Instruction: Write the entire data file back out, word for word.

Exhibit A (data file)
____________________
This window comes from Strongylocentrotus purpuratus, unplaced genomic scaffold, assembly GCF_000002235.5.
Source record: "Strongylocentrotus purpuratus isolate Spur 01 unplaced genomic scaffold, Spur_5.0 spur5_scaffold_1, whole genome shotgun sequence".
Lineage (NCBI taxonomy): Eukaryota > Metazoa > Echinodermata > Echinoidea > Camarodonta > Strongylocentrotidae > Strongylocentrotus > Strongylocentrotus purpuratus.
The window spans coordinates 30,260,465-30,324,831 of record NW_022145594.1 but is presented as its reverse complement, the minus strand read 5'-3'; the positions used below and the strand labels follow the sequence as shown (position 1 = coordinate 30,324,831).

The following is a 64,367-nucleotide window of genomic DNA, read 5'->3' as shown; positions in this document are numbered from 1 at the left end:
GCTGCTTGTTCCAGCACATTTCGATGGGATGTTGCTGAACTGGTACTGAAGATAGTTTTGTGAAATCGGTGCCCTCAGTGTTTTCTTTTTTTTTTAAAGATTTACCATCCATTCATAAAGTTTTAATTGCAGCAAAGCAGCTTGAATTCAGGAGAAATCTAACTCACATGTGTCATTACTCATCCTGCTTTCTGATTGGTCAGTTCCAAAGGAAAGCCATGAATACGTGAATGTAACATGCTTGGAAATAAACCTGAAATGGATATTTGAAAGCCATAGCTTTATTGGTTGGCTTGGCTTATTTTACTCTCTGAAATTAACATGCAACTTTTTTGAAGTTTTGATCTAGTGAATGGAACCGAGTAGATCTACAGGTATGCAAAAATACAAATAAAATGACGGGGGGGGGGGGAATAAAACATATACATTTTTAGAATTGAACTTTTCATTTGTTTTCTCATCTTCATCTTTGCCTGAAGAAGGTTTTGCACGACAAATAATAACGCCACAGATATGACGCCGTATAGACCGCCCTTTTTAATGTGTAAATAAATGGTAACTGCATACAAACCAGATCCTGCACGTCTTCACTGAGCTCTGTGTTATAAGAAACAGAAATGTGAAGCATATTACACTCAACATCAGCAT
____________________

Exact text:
This window comes from Strongylocentrotus purpuratus, unplaced genomic scaffold, assembly GCF_000002235.5.
Source record: "Strongylocentrotus purpuratus isolate Spur 01 unplaced genomic scaffold, Spur_5.0 spur5_scaffold_1, whole genome shotgun sequence".
Lineage (NCBI taxonomy): Eukaryota > Metazoa > Echinodermata > Echinoidea > Camarodonta > Strongylocentrotidae > Strongylocentrotus > Strongylocentrotus purpuratus.
The window spans coordinates 30,260,465-30,324,831 of record NW_022145594.1 but is presented as its reverse complement, the minus strand read 5'-3'; the positions used below and the strand labels follow the sequence as shown (position 1 = coordinate 30,324,831).

The following is a 64,367-nucleotide window of genomic DNA, read 5'->3' as shown; positions in this document are numbered from 1 at the left end:
GCTGCTTGTTCCAGCACATTTCGATGGGATGTTGCTGAACTGGTACTGAAGATAGTTTTGTGAAATCGGTGCCCTCAGTGTTTTCTTTTTTTTTTAAAGATTTACCATCCATTCATAAAGTTTTAATTGCAGCAAAGCAGCTTGAATTCAGGAGAAATCTAACTCACATGTGTCATTACTCATCCTGCTTTCTGATTGGTCAGTTCCAAAGGAAAGCCATGAATACGTGAATGTAACATGCTTGGAAATAAACCTGAAATGGATATTTGAAAGCCATAGCTTTATTGGTTGGCTTGGCTTATTTTACTCTCTGAAATTAACATGCAACTTTTTTGAAGTTTTGATCTAGTGAATGGAACCGAGTAGATCTACAGGTATGCAAAAATACAAATAAAATGACGGGGGGGGGGGGAATAAAACATATACATTTTTAGAATTGAACTTTTCATTTGTTTTCTCATCTTCATCTTTGCCTGAAGAAGGTTTTGCACGACAAATAATAACGCCACAGATATGACGCCGTATAGACCGCCCTTTTTAATGTGTAAATAAATGGTAACTGCATACAAACCAGATCCTGCACGTCTTCACTGAGCTCTGTGTTATAAGAAACAGAAATGTGAAGCATATTACACTCAACATCAGCAT